Love You!
Melba

Annie said...

Jessie, I am right there with you.
I quit my job 2 weeks ago and I am
scared beyond anything I have known, but also feeling that excitement that anything is possible. Be brave, it is the way to go.

Sunday Scribblings said...

YOU. ARE. AMAZING.

completely.

I am inspired and impressed. You are wonderful!!!

I'm writing you now!

xo

Attaining Creativity said...

WOW!
I'm exactly at that same place, and this morning I really needed your post.
I love your last line and will keep remembering it in the days to come.
Thank you for writing this, for establishing a fence post that will stay put for ages, for others to find, by either touch or sound, in their way along this journey.

Jan said...

You have inspired me w/ your writing and your bravery--your very willingness to be brave.

I think I recognize the feeling you describe, that realization that the burden was far heavier than you knew when carrying it; it's only when you set it down that you can really know how it weighed on you and weighed you down. That is what survival mode is to me: a burden that keeps me looking down, not up, not even straight ahead. When I let go of it, my head comes up and my back can straighten. Relief. Lightness. Joy.

Sometimes, when in the heart of the struggle, I am able to look up ever so briefly because of a glimmer of what is possible. Can we let go and 'live the question'...surrender the struggle? With my head down it's hard to remember that surrendering, too, is a process, a choice made again and again until it is second nature.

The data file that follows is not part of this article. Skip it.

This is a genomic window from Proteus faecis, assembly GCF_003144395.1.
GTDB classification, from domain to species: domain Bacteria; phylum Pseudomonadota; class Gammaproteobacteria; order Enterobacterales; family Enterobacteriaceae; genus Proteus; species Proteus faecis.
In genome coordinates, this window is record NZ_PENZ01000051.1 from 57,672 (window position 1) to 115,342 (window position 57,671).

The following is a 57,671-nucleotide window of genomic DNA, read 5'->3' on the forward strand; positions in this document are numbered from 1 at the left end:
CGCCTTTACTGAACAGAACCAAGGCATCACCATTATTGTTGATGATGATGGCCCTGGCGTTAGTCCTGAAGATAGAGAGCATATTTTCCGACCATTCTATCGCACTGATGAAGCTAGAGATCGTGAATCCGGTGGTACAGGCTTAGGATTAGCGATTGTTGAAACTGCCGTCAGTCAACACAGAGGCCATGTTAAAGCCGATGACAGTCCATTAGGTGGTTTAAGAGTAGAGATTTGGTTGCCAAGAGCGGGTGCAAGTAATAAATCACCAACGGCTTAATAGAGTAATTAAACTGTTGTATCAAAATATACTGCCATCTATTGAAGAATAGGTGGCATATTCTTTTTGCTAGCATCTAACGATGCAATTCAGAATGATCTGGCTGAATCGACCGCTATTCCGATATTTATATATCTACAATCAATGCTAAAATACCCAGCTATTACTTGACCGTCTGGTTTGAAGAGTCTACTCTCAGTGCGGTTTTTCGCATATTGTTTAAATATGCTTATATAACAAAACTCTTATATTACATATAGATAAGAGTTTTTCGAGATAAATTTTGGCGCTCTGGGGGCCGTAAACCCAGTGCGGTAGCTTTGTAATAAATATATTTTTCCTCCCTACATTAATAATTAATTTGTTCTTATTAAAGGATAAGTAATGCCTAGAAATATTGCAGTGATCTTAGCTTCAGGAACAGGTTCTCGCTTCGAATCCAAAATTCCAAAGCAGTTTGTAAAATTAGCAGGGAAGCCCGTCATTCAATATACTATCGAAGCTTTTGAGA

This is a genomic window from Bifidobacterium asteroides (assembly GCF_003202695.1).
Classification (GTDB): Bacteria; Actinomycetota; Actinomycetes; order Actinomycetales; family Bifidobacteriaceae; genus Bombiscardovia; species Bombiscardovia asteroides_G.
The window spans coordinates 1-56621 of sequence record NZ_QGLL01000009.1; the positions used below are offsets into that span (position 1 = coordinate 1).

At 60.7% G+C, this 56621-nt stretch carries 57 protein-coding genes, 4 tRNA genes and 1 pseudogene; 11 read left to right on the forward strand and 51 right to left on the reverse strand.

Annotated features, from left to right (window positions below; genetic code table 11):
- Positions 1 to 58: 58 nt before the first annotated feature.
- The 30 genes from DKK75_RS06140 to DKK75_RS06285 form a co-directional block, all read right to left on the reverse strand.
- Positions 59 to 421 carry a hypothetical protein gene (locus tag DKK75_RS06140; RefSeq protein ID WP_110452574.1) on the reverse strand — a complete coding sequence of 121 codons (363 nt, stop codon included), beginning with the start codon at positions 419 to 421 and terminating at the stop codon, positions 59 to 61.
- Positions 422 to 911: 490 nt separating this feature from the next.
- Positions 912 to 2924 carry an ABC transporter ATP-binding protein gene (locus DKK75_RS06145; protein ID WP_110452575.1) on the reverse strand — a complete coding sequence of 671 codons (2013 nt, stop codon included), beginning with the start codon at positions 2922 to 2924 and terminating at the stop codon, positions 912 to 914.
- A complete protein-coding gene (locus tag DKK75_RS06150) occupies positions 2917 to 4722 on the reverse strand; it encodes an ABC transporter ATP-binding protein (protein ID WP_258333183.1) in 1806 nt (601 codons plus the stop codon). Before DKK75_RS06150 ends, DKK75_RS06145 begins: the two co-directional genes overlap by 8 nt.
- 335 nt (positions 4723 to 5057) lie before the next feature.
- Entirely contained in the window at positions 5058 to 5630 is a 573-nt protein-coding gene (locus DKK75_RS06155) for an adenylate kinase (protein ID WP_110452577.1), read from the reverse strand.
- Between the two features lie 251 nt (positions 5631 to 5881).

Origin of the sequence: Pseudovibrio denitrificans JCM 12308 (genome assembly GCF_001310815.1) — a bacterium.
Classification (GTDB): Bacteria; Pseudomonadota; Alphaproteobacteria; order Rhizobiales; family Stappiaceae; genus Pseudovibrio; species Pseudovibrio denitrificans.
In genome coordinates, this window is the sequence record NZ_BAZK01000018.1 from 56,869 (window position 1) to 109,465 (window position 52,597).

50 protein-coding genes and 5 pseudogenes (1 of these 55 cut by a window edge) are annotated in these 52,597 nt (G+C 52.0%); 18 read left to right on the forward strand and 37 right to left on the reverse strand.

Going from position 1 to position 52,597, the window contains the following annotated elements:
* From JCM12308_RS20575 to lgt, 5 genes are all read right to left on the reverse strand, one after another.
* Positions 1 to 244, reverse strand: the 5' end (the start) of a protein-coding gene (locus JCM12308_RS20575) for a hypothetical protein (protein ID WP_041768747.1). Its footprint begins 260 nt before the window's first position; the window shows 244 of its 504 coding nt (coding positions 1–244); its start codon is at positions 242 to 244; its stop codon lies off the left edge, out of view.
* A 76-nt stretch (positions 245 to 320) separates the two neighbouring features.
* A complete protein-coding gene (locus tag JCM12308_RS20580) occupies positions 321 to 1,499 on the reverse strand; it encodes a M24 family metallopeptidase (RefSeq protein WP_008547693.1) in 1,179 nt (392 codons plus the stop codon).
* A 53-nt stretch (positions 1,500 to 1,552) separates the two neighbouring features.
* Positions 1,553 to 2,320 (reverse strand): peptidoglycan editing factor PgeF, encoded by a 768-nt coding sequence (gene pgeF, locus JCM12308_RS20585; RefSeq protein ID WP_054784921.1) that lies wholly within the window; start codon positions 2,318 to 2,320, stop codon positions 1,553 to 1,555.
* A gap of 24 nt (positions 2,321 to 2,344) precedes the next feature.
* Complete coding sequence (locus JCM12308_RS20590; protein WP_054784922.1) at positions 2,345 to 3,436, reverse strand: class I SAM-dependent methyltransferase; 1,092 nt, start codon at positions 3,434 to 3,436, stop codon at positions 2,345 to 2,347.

Thank you so much for sharing this 'breaking down and breaking open'. The compost heap and the chrysalis--what wonderful metaphors! They will stay with me and encourage ME, I know.

Here comes some enCOURAGEment right back to YOU!

Bohemian Single Mom said...

Love, love, LOVE this post!
You are so brave and write so candidly. I am one of those people who needed to read this and for that I thank you.
Go in the direction of your dream. Everything will fall into the right places.
Go Jessie!

Jamie said...

You brave, beautiful generous soul. I see you in that garden grown by planting the seeds of your dreams, reveling in abundance, giddy with joy, surrounded by love, amazed by your own magnificence.

Wise and magical you knows that stopping here and taking a lay of the land, of this razor's edge, is a mark of your courage, something to respect and honour.

Namaste, my friend.

afiori said...

Hi,
I just found your blog and this was the first post I read. I've worked as a teacher for a few years but am now making a huge change and starting my own creative business. I'm going to work as a writer, publisher, artist, designer and follow my desire. My creativity blog is one step in that direction: www.afiori.com , if you want to check that out.

Connie said...